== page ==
Knowing Yourself – From 2014


Toritto perhaps a dozen years ago

“May you have all the happiness you can stand with just a touch of sorrow so you know the difference”.

My father wrote those words in my high school yearbook in 1959.  I was 16 years old.

Pretty heavy stuff coming from a  common laborer with an 8th grade education. My father had solved the mystery of life.

He knew what was important and what was not.   It would be decades until I saw the wisdom in his words.

So what defines you?

If you had to pick one characteristic that is the essential you, what would it be?

Tens of millions are fathers, mothers, sons, daughters.   Married.  Happily or not.  Divorced.  Single.  Widowed.  Love our work.  Hate our work. Ambivalent about work.  Take the money and go home.  Empathetic. Couldn’t care less.  Generous.  Selfish.  Things mean everything. Things mean nothing.  Religious.  Spiritual.  Atheist.

These are demographics used by advertisers..

The characteristic which is most important to me, and which I most value,  is that I know what is important to me and what is not.

Do you?  Do you fret over things you cannot change and which in the end affect your life little?  Why?

I no longer let “little things” bother me.   I am therefore content in my life.

My life has proceeded  in sections. A period of very happy years with little responsibility. A decade of sorrow  that seemed endless but did in fact end.  Another period of happiness albeit with major responsibility. Then the end of my married life after 40 years – at the time our responsibilities were done and we were preparing to do all the things we wanted to do together but for which we never had the time or the money.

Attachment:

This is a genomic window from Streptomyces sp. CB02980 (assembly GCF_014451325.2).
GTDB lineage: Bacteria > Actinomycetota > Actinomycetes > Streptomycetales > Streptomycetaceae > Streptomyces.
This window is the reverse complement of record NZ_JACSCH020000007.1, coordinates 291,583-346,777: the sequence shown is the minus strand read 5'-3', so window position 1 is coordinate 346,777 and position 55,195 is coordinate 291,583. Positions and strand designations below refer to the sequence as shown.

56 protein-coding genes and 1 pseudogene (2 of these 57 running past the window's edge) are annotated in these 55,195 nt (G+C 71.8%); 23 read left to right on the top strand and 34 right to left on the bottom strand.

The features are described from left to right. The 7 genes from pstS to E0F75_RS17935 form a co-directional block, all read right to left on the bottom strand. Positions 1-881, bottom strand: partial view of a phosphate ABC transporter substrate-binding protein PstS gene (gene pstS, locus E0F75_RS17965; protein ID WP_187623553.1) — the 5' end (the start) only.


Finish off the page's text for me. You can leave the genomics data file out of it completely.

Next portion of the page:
I have lived the extremes of joy and sorrow.  There can be no greater youthful  joy than marrying your girl six months after the high school prom over the frantic objections of our parents and spending forty years together.  Or walking both your daughters down the aisle.  There is no greater sorrow than burying two of your four children.  Then burying your girl.

That puts it all in perspective.

I have learned that in most ways I have lived a very rich life and that each of those joys and sorrows  comes to an end.

My father knew that.

Nothing lasts forever.  Not pain.  Not happiness.

I have learned to enjoy in the moment.

What is important?

Health.  Love.  Family.  Friends.  Honor.

These things will make one content.   It doesn’t take all that much money to live a happy life – if you have these.

The most important virtue is knowing what is important to you and what is not.   Looking in the mirror and knowing you are loved and respected.  That you can live alone and not be lonely.  That you never spend a holiday uninvited.  That your daughters call  everyday – because they want to.

And stay young.  Don’t become an old crank.  Learn or do something new.

The secrets of happiness and contentment are not copyrighted.

Feel free to use as you see fit.


About toritto